Jack began boxing for cash by the time he was fourteen (possibly sooner as gin-mill bouts were not recorded), though he’d been preparing for years. At twelve he was chewing pine resin straight from the bark to strengthen his jaw and soaking his face and hands in beef brine to toughen the skin, habits he maintained throughout his career. As illegal saloon bouts began bringing in money, the 16 year-old set out on his own across the Colorado boom towns, commencing Dempsey’s “boxcar years” that Smith defines as lasting from 1911-1916.

Riding the rails, Jack learned to discern a town’s prosperity by the cigarette butts laying on station floors. Short stubs indicated conservation of tobacco among residents, while longer butts revealed less concern with tossing out a little extra, boding well as place to stop and hopefully pick up a fight or two.

In 1912, the town of Telluride had 26 saloons, over 100 “sporting ladies,” and a lot of fights. While Jack could and did obtained bouts, his power proved a disadvantage. Given boxing’s dubious legality, fights were often held under the auspices of “exhibitions.” This meant no knockouts, and sometimes Jack got carried away. His TKOs cost him more than one purse.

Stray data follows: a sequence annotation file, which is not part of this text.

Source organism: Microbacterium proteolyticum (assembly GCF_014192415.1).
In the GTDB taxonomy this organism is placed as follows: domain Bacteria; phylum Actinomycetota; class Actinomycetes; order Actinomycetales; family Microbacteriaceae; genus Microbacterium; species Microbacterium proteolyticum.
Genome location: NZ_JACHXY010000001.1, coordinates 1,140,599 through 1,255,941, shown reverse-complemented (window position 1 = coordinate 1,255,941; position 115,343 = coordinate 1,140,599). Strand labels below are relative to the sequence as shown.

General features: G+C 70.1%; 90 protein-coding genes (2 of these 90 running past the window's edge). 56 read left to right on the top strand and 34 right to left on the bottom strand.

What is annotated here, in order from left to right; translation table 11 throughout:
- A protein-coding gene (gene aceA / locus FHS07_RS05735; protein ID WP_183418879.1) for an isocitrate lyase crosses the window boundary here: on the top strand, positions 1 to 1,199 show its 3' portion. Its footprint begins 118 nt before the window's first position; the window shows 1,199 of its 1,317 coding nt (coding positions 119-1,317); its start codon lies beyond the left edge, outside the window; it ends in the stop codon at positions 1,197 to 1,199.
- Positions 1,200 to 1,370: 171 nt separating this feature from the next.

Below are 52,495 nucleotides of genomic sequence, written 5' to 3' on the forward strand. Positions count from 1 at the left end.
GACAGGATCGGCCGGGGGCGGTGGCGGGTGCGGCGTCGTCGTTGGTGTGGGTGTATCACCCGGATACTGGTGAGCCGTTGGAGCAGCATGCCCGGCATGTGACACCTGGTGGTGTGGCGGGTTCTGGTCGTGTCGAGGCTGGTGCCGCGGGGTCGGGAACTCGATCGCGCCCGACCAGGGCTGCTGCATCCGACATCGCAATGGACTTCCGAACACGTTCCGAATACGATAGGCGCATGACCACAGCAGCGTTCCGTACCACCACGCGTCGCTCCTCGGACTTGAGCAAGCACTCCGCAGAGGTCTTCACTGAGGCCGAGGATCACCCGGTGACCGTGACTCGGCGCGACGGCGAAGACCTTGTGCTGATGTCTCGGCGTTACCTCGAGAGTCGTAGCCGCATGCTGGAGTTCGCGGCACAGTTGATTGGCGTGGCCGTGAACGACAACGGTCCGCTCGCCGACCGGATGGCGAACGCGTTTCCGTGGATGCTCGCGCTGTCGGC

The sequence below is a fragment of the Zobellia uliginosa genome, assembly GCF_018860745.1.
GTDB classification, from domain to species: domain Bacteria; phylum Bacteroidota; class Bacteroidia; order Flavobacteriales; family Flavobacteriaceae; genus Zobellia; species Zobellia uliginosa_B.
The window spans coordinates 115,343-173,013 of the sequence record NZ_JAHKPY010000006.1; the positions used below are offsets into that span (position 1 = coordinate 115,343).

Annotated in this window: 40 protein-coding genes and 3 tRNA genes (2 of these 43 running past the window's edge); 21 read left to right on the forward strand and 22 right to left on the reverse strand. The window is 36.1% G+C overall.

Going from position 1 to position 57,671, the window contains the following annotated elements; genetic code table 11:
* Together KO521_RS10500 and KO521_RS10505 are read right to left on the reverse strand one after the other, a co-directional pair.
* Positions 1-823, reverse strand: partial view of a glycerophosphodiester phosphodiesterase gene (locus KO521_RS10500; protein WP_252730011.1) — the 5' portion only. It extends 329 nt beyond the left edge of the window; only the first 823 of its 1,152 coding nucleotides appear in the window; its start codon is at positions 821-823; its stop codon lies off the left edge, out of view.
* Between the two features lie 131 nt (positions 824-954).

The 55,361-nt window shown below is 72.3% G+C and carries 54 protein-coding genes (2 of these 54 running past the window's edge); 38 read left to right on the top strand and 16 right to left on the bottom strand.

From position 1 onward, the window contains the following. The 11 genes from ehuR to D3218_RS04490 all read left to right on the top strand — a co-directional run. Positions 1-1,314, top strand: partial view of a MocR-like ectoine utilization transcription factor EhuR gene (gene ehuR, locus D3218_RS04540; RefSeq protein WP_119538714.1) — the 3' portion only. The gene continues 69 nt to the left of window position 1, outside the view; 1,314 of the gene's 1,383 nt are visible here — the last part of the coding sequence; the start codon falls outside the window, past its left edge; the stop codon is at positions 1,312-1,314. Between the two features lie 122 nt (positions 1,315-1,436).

But there were always other angles, and Smith describes a typical exchange in which Dempsey would approach saloon owners with a proposition. “I bet you got some guy in here that annoys you and your customers. And I’ll bet nobody’s ever had the guts to take him on.” The barkeep would consider for a moment, and frequently reply, “As a matter of fact, we do have one fella…” A ring was summarily constructed, and after that “one fella” had a laugh at his young, skinny-legged challenger, Jack would move in for the kill and split the take with the proprietor. There were no shortage of barroom blowhards, and Dempsey - still in the middleweight range - took all comers, no matter their size.